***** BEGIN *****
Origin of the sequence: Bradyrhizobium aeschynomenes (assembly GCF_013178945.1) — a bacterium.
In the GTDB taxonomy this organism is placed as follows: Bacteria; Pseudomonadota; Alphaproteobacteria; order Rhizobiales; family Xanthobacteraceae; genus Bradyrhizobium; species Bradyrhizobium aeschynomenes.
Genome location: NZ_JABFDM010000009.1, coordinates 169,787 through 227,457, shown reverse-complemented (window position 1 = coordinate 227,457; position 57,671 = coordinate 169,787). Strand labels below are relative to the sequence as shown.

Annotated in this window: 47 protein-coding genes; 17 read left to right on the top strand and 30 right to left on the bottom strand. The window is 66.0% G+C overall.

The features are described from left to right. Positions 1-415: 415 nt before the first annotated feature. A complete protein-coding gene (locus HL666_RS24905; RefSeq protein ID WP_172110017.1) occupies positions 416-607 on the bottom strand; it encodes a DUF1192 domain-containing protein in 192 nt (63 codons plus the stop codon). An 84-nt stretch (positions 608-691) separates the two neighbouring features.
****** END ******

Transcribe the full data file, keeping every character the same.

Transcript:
Origin of the sequence: Bradyrhizobium aeschynomenes (assembly GCF_013178945.1) — a bacterium.
In the GTDB taxonomy this organism is placed as follows: Bacteria; Pseudomonadota; Alphaproteobacteria; order Rhizobiales; family Xanthobacteraceae; genus Bradyrhizobium; species Bradyrhizobium aeschynomenes.
Genome location: NZ_JABFDM010000009.1, coordinates 169,787 through 227,457, shown reverse-complemented (window position 1 = coordinate 227,457; position 57,671 = coordinate 169,787). Strand labels below are relative to the sequence as shown.

Annotated in this window: 47 protein-coding genes; 17 read left to right on the top strand and 30 right to left on the bottom strand. The window is 66.0% G+C overall.

The features are described from left to right. Positions 1-415: 415 nt before the first annotated feature. A complete protein-coding gene (locus HL666_RS24905; RefSeq protein ID WP_172110017.1) occupies positions 416-607 on the bottom strand; it encodes a DUF1192 domain-containing protein in 192 nt (63 codons plus the stop codon). An 84-nt stretch (positions 608-691) separates the two neighbouring features.